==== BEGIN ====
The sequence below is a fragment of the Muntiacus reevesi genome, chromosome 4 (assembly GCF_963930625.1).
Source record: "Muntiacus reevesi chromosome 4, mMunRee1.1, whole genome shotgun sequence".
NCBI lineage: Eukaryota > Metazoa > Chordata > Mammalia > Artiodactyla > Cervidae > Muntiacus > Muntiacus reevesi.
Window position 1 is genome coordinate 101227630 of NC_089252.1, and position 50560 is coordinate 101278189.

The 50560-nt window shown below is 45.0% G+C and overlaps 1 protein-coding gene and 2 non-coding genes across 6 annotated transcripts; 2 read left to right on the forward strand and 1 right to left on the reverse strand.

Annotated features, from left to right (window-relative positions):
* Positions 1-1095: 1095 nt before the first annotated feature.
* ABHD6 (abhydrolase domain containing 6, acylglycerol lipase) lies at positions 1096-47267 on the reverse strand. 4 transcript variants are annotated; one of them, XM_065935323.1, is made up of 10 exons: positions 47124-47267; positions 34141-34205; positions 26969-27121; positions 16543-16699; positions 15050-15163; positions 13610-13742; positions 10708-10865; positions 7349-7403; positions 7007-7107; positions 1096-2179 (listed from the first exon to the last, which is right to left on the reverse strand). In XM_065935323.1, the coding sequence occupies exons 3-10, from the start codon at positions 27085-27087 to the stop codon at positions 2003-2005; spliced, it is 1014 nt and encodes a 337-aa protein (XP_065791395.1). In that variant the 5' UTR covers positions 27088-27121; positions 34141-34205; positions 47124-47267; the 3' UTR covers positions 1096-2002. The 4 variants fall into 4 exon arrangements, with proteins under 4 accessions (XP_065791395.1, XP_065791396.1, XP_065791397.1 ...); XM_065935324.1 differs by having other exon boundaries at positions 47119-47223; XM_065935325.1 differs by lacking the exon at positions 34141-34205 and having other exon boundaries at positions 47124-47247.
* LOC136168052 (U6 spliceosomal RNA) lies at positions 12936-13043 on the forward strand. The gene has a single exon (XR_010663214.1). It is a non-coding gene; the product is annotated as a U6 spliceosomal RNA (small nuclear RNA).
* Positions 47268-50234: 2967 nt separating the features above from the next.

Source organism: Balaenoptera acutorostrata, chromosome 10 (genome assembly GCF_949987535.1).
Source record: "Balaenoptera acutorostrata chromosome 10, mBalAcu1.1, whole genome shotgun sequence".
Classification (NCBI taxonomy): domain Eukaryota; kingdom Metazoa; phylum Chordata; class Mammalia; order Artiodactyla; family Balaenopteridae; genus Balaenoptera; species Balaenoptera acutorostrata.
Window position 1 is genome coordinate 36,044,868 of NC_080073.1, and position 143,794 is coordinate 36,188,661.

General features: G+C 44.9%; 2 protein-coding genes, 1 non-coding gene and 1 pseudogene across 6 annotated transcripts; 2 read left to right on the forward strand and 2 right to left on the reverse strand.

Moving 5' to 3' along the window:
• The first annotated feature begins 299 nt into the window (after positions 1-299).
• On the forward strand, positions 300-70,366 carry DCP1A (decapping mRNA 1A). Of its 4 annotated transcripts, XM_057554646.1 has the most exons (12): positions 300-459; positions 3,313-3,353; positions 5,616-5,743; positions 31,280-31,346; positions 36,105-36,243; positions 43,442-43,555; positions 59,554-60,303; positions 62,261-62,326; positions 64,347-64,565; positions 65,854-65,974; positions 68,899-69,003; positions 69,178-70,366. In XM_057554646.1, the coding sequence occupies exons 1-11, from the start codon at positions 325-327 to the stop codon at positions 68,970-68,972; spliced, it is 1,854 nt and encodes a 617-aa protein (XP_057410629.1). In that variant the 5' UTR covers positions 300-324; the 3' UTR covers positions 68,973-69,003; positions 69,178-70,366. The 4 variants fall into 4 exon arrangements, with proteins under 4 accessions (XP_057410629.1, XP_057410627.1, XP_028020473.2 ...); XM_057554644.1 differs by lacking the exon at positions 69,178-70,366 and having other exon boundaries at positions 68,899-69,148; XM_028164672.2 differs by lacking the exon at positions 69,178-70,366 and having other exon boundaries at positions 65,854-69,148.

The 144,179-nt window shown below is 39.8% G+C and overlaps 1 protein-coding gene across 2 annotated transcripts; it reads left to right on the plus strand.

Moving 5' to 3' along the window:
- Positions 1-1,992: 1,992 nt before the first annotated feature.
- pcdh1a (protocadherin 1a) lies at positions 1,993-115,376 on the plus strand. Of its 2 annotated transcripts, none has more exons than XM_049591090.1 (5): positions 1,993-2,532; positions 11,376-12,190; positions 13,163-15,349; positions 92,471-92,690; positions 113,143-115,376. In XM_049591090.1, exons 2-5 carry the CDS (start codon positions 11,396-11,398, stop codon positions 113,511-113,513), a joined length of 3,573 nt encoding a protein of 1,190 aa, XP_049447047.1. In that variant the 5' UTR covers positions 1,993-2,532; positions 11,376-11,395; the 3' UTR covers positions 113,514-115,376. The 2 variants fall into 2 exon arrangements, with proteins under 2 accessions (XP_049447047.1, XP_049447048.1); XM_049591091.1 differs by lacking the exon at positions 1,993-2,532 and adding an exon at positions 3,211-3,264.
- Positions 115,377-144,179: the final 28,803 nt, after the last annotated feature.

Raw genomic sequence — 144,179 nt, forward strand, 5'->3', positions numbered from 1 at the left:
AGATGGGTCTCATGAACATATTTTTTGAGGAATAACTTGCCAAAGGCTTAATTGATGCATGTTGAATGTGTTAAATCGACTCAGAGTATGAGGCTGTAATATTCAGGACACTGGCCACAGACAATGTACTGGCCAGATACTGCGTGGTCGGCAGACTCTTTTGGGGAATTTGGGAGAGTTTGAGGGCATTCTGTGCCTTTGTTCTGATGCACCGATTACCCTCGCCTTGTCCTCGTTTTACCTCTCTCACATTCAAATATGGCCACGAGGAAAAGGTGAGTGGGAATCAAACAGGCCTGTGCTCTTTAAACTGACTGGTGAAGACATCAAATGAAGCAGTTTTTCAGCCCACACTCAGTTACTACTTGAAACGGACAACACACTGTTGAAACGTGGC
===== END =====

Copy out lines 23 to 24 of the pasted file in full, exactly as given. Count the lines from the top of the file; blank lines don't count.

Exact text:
- Positions 115,377-144,179: the final 28,803 nt, after the last annotated feature.

Raw genomic sequence — 144,179 nt, forward strand, 5'->3', positions numbered from 1 at the left: